had been "washed," "sanctified," and "justified in the name of the Lord
Jesus Christ and in the Spirit of our God" (v. 11).
Drunkenness is one of the ruins of America. According to the U.S.
Department of Transportation and the New Hampshire Department of
Safety, more than a quarter of a million people in the United
States have died in the last ten years due to alcohol related
accidents. That's about 500 people each week, 71 people each day,
about 3 people each hour or 1 person every 20 minutes. In that
same period of time, more than 7 million people were injured in those
10 years, 708,000 in one year, almost 2,000 each day, and about 80
people each minute -- so at least 1 person each second. 50%
of all fatal highway crashes involving two or more cars are alcohol
related. 65% of all fatal highway crashes involving just one car
are alcohol related. According to a study by Allstate Insurance,
alcohol-impaired drivers are costing American taxpayers about $21 to
$24 billion per year. Of course, there are other ways, too, in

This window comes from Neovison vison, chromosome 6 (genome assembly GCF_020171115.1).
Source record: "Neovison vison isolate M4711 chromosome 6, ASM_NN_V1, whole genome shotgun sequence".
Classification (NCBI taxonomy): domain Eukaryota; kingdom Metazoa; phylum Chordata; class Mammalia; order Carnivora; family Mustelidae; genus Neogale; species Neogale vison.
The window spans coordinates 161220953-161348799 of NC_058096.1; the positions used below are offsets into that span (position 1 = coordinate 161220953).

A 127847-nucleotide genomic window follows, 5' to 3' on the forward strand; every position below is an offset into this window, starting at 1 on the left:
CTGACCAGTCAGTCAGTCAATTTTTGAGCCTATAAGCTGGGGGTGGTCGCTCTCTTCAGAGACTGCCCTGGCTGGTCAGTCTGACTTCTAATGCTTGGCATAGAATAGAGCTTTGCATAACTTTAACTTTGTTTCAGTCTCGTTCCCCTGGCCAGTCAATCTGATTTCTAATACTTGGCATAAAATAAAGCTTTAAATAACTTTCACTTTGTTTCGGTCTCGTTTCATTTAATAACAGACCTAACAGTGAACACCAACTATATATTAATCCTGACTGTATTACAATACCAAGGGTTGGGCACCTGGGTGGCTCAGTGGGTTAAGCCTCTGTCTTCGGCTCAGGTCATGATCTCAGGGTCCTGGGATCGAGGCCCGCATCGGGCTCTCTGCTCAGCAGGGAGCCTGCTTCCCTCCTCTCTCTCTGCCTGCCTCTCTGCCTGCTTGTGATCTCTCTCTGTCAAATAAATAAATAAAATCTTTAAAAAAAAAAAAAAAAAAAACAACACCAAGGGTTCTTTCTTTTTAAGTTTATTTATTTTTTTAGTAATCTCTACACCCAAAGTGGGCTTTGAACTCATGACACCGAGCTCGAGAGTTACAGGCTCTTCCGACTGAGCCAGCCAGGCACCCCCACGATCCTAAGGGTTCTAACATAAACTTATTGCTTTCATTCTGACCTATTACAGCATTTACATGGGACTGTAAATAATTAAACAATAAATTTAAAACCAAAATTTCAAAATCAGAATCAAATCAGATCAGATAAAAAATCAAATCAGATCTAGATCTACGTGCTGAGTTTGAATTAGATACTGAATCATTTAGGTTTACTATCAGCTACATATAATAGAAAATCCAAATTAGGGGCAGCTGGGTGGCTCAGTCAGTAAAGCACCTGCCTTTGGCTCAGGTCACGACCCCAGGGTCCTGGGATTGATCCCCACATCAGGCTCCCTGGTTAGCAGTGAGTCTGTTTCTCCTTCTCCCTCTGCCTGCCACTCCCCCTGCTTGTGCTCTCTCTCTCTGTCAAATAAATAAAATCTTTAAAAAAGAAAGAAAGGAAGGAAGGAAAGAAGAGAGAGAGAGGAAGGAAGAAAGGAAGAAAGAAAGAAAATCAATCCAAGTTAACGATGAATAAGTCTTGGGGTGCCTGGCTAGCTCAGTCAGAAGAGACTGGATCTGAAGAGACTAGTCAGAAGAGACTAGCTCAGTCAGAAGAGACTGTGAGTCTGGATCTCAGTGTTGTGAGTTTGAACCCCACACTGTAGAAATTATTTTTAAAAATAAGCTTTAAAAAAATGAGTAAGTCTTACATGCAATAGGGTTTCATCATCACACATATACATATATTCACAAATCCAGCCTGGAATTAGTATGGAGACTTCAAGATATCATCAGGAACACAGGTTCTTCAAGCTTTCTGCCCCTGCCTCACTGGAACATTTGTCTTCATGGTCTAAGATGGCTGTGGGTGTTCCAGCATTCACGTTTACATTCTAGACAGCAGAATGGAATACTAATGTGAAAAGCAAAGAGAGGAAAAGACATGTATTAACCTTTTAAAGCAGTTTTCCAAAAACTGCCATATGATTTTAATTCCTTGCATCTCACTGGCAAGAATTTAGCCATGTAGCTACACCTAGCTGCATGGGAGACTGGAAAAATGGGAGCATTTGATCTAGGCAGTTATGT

which people under the influence of alcohol can cost others -- even
when not in a vehicle. National Geographic, for instance, has put
the cost to American society, due to alcohol abuse, at $136 billion
annually, and 65,000 lives. Also, 40% of all suicide attempts,
54% of all violent crimes, 60% of all emergency room admissions, and
80% of all domestic disputes are said to be alcohol
related. So, clearly, drunkenness or alcoholism is a major
problem in our nation.
Next week, we will consider a couple other terms in 1 Peter 4:3 that
pertain to the drinking of alcohol -- and one, in particular, that does
not even necessitate the point of intoxication in order to be wrong.
In today's lesson, we have considered three things that the
Christian is to put off: sensuality, lusts, and drunkenness. Not
only do we please the Lord by abstaining from these things, but in
doing so, it also enables us to live a better life -- free from these
snares of sin.
A Few Good Men
by Steve Klein
The United States Marines are always looking for "a few good
men." That recruiting slogan actually dates all the way back to